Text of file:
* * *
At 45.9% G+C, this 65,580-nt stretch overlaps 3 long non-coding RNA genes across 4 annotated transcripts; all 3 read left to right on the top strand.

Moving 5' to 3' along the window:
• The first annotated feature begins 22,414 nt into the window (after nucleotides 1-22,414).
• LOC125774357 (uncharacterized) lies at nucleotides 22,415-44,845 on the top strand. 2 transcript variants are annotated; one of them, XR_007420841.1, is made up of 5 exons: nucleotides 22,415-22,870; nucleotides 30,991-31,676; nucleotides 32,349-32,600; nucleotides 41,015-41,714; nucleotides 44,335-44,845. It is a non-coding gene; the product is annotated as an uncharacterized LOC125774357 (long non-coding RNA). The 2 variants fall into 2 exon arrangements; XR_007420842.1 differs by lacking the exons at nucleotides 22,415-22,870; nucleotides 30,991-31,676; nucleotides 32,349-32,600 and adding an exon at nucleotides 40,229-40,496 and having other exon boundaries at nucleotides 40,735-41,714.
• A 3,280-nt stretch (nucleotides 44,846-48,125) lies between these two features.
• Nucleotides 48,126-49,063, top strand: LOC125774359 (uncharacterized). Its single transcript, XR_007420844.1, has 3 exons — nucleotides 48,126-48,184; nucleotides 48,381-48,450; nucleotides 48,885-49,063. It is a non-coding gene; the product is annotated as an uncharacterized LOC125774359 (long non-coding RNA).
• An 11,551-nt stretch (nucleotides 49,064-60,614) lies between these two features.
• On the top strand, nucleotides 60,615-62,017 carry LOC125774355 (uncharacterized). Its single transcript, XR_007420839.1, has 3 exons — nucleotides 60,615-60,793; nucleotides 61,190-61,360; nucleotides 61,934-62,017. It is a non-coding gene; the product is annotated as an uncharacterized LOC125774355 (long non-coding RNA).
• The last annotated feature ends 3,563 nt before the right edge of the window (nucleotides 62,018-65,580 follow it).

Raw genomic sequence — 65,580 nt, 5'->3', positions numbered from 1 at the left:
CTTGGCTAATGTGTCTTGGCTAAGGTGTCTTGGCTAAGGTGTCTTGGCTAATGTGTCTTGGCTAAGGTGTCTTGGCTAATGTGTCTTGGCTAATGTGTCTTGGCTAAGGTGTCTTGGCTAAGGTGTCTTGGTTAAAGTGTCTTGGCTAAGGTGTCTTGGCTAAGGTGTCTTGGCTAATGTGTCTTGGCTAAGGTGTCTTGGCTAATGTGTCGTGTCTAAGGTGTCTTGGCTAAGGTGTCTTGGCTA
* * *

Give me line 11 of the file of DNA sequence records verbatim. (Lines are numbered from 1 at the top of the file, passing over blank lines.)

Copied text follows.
CTTGGCTAATGTGTCTTGGCTAAGGTGTCTTGGCTAAGGTGTCTTGGCTAATGTGTCTTGGCTAAGGTGTCTTGGCTAATGTGTCTTGGCTAATGTGTCTTGGCTAAGGTGTCTTGGCTAAGGTGTCTTGGTTAAAGTGTCTTGGCTAAGGTGTCTTGGCTAAGGTGTCTTGGCTAATGTGTCTTGGCTAAGGTGTCTTGGCTAATGTGTCGTGTCTAAGGTGTCTTGGCTAAGGTGTCTTGGCTA